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When is Enough Harassment Investigation Enough?

Over my career, I have dealt with my share of “you can’t make this up” situations.  The kind where outrageously offensive or harassing workplace behavior has occurred, and the employer needs to – and wants to – figure out who did it and take steps to stop it from happening again. Indeed, that’s one of the benefits of representing management:  you can have the chance to assist in helping change culture (even if that “culture” appears to have been the misguided efforts of a couple of chucklehead employees).

Not to give anyone ideas, but one case I had involved finding a shoebox of human excrement on the boss’s desk.  Lest you think that was a one-off, in a similar case (not mine) years later the employer actually DNA tested two employees to determine whether “it was theirs,” resulting in a GINA violation that cost the company $2.25 million dollars.  See Lowe v. Atlas Logistics Grp. Retail Servs., 102 F. Supp. 3d 1360 (N.D. Ga. 2015).  So, please don’t do that.

Sometimes an employer simply cannot find the culprit, despite its best efforts.  Should that fact alone warrant holding the company liable for harassment?  Not according to a recent Fifth Circuit decision. Anderson v. YRC, Inc., 2018 U.S. App. LEXIS 2052 (5th Cir. Nov. 12, 2018) (per curiam) (unpublished).

Auther Anderson and Gary Richardson worked for a trucking company in Irving, Texas. On February 5, 2013, a noose was displayed in the workplace.  Now, a noose is one of those “zero tolerance” items in every circumstance, and the company immediately began a harassment investigation.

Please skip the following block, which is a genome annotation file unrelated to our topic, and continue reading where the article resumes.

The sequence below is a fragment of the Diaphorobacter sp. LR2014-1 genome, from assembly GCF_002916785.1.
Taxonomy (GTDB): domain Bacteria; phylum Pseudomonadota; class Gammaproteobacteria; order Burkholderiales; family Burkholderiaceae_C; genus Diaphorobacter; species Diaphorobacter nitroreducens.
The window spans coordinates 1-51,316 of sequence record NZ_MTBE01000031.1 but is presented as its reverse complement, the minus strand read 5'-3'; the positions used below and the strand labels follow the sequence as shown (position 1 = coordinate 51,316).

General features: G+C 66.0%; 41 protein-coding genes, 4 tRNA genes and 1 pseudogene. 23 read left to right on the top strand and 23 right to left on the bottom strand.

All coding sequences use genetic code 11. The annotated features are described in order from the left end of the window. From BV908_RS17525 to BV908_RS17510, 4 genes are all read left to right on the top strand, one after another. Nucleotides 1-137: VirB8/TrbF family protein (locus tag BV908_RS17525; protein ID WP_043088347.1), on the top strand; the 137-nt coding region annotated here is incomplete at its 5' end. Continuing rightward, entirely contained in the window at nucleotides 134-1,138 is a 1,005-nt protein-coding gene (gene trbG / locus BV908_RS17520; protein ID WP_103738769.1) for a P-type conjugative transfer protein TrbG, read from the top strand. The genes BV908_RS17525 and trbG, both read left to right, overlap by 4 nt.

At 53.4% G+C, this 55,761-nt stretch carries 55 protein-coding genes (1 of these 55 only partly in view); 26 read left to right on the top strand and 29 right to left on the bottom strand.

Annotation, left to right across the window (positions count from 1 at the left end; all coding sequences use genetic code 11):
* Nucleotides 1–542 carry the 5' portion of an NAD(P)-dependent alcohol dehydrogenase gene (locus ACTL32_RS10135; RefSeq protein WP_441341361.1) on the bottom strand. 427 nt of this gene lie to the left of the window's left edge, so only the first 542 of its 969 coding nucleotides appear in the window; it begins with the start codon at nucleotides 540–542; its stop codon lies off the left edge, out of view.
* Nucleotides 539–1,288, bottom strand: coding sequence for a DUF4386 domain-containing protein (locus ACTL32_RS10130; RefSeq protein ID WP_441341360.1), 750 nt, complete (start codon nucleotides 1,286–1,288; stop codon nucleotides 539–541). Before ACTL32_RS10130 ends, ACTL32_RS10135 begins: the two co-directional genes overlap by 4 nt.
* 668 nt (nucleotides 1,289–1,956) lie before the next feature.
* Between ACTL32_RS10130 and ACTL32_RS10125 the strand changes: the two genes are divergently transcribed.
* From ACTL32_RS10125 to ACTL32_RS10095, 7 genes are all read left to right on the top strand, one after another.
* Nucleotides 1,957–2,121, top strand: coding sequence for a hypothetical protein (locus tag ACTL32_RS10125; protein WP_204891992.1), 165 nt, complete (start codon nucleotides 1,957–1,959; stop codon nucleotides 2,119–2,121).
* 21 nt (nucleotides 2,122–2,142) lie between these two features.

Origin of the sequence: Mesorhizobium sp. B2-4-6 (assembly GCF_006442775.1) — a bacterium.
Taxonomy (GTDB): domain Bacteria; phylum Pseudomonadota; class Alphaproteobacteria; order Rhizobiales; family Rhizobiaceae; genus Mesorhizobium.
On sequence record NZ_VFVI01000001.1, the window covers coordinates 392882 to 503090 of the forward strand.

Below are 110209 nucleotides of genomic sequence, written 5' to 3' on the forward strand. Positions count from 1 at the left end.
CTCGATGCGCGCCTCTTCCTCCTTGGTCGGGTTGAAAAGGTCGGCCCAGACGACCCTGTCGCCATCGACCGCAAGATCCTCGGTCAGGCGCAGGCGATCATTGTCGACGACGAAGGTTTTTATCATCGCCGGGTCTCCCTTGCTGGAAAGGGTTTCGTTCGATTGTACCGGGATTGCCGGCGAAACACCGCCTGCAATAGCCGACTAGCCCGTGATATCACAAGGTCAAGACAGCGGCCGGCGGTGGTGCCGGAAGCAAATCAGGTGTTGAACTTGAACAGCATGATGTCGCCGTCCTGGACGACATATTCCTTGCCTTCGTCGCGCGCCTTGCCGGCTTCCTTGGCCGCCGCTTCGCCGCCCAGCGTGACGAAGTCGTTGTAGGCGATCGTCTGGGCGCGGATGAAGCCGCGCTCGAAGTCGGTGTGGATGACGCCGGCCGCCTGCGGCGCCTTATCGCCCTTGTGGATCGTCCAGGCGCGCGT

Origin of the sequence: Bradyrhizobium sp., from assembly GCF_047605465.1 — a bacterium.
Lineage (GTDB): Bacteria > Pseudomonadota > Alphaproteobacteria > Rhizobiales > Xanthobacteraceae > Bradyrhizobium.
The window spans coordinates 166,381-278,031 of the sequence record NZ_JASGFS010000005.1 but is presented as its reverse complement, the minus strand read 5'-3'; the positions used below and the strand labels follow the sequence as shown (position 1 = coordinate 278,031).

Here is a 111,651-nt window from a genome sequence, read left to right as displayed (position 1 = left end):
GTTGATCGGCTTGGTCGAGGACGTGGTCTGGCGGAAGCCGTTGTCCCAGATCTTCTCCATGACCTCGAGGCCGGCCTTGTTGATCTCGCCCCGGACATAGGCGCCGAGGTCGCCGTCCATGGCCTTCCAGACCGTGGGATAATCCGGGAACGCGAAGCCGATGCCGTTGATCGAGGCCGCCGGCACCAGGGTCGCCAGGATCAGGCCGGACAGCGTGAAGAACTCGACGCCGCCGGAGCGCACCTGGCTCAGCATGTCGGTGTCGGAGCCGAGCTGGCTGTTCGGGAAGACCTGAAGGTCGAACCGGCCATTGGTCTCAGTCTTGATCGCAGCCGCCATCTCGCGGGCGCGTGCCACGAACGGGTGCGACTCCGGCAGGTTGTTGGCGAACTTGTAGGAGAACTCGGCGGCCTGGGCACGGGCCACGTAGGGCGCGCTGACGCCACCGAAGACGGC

YRC interviewed more than 450 employees and reviewed over 250 hours of video footage. Company representatives reported the incident to federal and local authorities and started a “secret-witness program” to enable people to report concerns without fear of attribution.  It also increased security, prohibited the use of rope at work, and sent out weekly reminders of its anti-harassment and vandalism policies.

But, it never did figure out who the culprit was.  Anderson and Richardson sued, claiming that the company had created a racially hostile work environment.  Of course, under relevant law, assuming the other elements of the claim are present (i.e., unwelcome conduct based on protected status of which the employer knew or reasonably should have known), the pivotal element is whether the employer took prompt remedial action reasonably calculated to end the harassment.

The district court found that YRC had done so and granted summary judgment.  On appeal, Anderson and Richardson claimed that the investigation was “mere window dressing” because no one was fined, suspended, or fired as a result.  But this is the sort of reverse logic the LSAT was designed to screen out.  The result of an investigation cannot dictate whether the scope of an investigation was adequate.  If what YRC did here was “window dressing,” then the window was huge.

The Fifth Circuit affirmed, agreeing that YRC had taken “prompt remedial action reasonably calculated to end the harassment,” and holding that no reasonable trier of fact could conclude otherwise.

The take away here?  Employers need to be thoughtful and diligent when investigating claims of discrimination and harassment.  Any investigation must be immediate and thorough, satisfying not only management that it has done what it is legally required to do, but satisfying those who might independently review its actions that it “did the right thing” to put a stop to misbehavior and change culture going forward.

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